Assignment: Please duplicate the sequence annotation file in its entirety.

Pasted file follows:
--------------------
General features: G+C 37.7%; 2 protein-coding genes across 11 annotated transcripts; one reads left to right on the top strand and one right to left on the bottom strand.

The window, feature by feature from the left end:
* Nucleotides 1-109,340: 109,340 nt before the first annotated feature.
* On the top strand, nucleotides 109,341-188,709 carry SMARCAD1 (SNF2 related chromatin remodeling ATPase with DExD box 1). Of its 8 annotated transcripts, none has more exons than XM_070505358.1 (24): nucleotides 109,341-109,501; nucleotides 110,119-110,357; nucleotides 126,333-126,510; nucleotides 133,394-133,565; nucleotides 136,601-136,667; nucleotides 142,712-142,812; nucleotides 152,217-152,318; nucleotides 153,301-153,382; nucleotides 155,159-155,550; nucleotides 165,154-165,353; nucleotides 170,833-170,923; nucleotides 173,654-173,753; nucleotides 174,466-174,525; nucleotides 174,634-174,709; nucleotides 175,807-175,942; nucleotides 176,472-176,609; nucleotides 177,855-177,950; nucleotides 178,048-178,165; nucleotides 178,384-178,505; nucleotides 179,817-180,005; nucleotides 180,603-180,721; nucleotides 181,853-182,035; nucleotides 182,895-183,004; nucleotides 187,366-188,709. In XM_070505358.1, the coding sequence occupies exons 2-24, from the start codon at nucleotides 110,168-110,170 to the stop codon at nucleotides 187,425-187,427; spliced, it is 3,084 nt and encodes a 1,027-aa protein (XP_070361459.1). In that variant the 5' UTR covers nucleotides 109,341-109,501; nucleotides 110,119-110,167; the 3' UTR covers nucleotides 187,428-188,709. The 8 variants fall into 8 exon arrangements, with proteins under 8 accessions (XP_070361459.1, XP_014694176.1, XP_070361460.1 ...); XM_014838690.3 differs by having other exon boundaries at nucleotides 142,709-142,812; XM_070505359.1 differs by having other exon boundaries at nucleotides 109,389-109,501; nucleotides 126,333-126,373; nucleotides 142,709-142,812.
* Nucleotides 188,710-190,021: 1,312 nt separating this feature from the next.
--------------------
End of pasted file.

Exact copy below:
General features: G+C 37.7%; 2 protein-coding genes across 11 annotated transcripts; one reads left to right on the top strand and one right to left on the bottom strand.

The window, feature by feature from the left end:
* Nucleotides 1-109,340: 109,340 nt before the first annotated feature.
* On the top strand, nucleotides 109,341-188,709 carry SMARCAD1 (SNF2 related chromatin remodeling ATPase with DExD box 1). Of its 8 annotated transcripts, none has more exons than XM_070505358.1 (24): nucleotides 109,341-109,501; nucleotides 110,119-110,357; nucleotides 126,333-126,510; nucleotides 133,394-133,565; nucleotides 136,601-136,667; nucleotides 142,712-142,812; nucleotides 152,217-152,318; nucleotides 153,301-153,382; nucleotides 155,159-155,550; nucleotides 165,154-165,353; nucleotides 170,833-170,923; nucleotides 173,654-173,753; nucleotides 174,466-174,525; nucleotides 174,634-174,709; nucleotides 175,807-175,942; nucleotides 176,472-176,609; nucleotides 177,855-177,950; nucleotides 178,048-178,165; nucleotides 178,384-178,505; nucleotides 179,817-180,005; nucleotides 180,603-180,721; nucleotides 181,853-182,035; nucleotides 182,895-183,004; nucleotides 187,366-188,709. In XM_070505358.1, the coding sequence occupies exons 2-24, from the start codon at nucleotides 110,168-110,170 to the stop codon at nucleotides 187,425-187,427; spliced, it is 3,084 nt and encodes a 1,027-aa protein (XP_070361459.1). In that variant the 5' UTR covers nucleotides 109,341-109,501; nucleotides 110,119-110,167; the 3' UTR covers nucleotides 187,428-188,709. The 8 variants fall into 8 exon arrangements, with proteins under 8 accessions (XP_070361459.1, XP_014694176.1, XP_070361460.1 ...); XM_014838690.3 differs by having other exon boundaries at nucleotides 142,709-142,812; XM_070505359.1 differs by having other exon boundaries at nucleotides 109,389-109,501; nucleotides 126,333-126,373; nucleotides 142,709-142,812.
* Nucleotides 188,710-190,021: 1,312 nt separating this feature from the next.